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THE DIFFERENCE BETWEEN PRIVATE HEALTH CARE IS YOU PURCHASED COVERAGE INDIVIDUALLY AND YOU HAVE TO QUALIFY MEDICALLY, ACCORDING TO THE INSURANCE COMPANIES POLICIES. PUBLIC HEALTH INS. IS PAID FOR BY ALL THE PEOPLE OF THE COUNTRY TO BE USED BY ALL THE PEOPLE AS THEY NEED. CANADA HAS A PUBLIC HEALTH SYSTEM.

The Canada Health Act (CHA) is a Canadian federal legislation, adopted in 1984, which specifies the conditions and criteria with which the provincial and territorial health insurance programs must conform in order to receive federal transfer payments under the Canada Health Transfer. These criteria require universal coverage (for all "insured persons") for all "medically necessary" hospital and physician services, without copayments.

Public administration
The health insurance plans must be "administered and operated on a non-profit basis by a public authority, responsible to the provincial/territorial governments and subject to audits of their accounts and financial transactions." (Section 8). This condition is the most frequently misunderstood; it does not deal with delivery, but with insurance. However, it does reduce the scope for private insurers to cover insured services (although they are still able to cover non-insured services, and/or non-insured persons).

Comprehensiveness
The health care insurance plans must cover "all insured health services provided by hospitals, medical practitioners or dentists" (Section 9). The Act lists, in the Definitions (Section 2), what is meant by insured services - in general, this retains the restriction to hospital and physician services arising from the earlier legislation. The provinces are allowed, but not required, to insure additional services. Note that the CHA refers to "surgical dental services" but only if these must be provided within a hospital. In practice, this almost never occurs, and the annual health expenditure data published by the Canadian Institute for Health Information (CIHI) confirm that Canadian dental services are almost entirely financed privately. Lobbying by other providers, including nurses, led the act to speak of 'practitioners' rather than physicians; physician services had to be covered, but provinces were allowed, but not required, to define other health professions as qualifying under the Act. To date, this provision has been used only occasionally; for example, some provinces have added Midwifery, which means that their services are also fully publicly paid for.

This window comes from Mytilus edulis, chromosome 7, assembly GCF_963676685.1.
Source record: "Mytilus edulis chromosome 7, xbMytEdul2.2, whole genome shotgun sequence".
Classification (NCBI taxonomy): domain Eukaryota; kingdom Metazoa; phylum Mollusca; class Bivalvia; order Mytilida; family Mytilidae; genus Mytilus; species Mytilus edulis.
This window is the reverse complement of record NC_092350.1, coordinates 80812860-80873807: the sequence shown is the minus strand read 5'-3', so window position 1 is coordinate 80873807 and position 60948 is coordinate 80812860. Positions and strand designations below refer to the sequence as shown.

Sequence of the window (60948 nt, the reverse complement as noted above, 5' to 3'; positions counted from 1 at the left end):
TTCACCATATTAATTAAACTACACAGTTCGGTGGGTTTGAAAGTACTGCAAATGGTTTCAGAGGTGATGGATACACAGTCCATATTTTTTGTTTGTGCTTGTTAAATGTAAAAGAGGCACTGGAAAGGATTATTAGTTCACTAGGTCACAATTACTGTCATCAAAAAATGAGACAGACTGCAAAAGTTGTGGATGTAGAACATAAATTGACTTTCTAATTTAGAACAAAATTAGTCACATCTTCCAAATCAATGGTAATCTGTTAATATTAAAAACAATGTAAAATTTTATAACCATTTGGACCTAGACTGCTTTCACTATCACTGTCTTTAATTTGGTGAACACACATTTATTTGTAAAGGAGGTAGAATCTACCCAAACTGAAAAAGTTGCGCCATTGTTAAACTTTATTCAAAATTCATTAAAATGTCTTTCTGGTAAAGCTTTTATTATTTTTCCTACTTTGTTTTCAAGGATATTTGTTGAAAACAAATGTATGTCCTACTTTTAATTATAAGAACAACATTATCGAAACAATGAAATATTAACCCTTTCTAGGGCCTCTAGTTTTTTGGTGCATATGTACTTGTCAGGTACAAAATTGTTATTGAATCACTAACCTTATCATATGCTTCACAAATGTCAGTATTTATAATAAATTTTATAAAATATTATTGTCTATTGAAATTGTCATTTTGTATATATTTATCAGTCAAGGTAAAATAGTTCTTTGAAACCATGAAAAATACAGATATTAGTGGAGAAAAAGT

Universality
All insured persons must be covered for insured health services "provided for by the plan on uniform terms and conditions" (Section 10). This definition of insured persons

excludes those who may be covered by other federal or provincial legislation, such as serving members of the Canadian Forces or Royal Canadian Mounted Police, inmates of federal penitentiaries, and persons covered by provincial workers' compensation. Some categories of resident, such as landed immigrants and Canadians returning to live in Canada from other countries, may be subject to a waiting period by a province or territory, not to exceed three months, before they are classified as insured persons; this waiting period arises from the portability provisions.

Portability
Because plans are organized on a provincial basis, provisions are required for covering individuals who are in another province. The conditions attempt to separate temporary from more permanent absences by using three months as the maximum cut-off. As the above-mentioned summary clarifies, "Residents moving from one province or territory to another must continue to be covered for insured health care services by the "home" province during any minimum waiting period, not to exceed three months, imposed by the new province of residence. After the waiting period, the new province or territory of residence assumes health care coverage." The portability provisions are subject to interprovincial agreements; there is variation in what is considered emergency (since the portability requirement does not extend to elective services), in how out-of-country care is covered (since there is no 'receiving' province), in how longer absences are dealt with (e.g., students studying in another province), whether the care will be paid for at home province or host province rates, and so on.

Accessibility
Finally, the insurance plan must provide for "reasonable access" to insured services by insured persons, "on uniform terms and conditions, unprecluded, unimpeded, either directly or indirectly, by charges (user charges or extra-billing) or other means (age, health status or financial circumstances);" (Section 12.a). This section also provides for "reasonable compensation for...services rendered by medical practitioners or dentists" and payments to hospitals that cover the cost of the health services provided. Note that neither reasonable access nor reasonable compensation are defined by the CHA, although there is a presupposition that certain processes (e.g., negotiations between the provincial governments and organizations representing the providers) satisfy the condition. The CHA allows for dollar-for-dollar withholding of contributions from any provinces allowing user charges or extra-billing to insured persons for insured services. As noted below, this provision was effective in 'solving' the extra-billing issue. Roy John Romanow, PC, OC, QC, SOM (born August 12, 1939 in Saskatoon, Saskatchewan) is a Canadian politician and the 12th Premier of Saskatchewan (1991– 2001).

On April 4, 2001, Romanow was appointed to head the Royal Commission on the Future of Health Care in Canada by Governor General Adrienne Clarkson, on the advice of Prime Minister Jean Chrétien. He released the Romanow Report in 2002, which outlined

suggestions to improve the health care system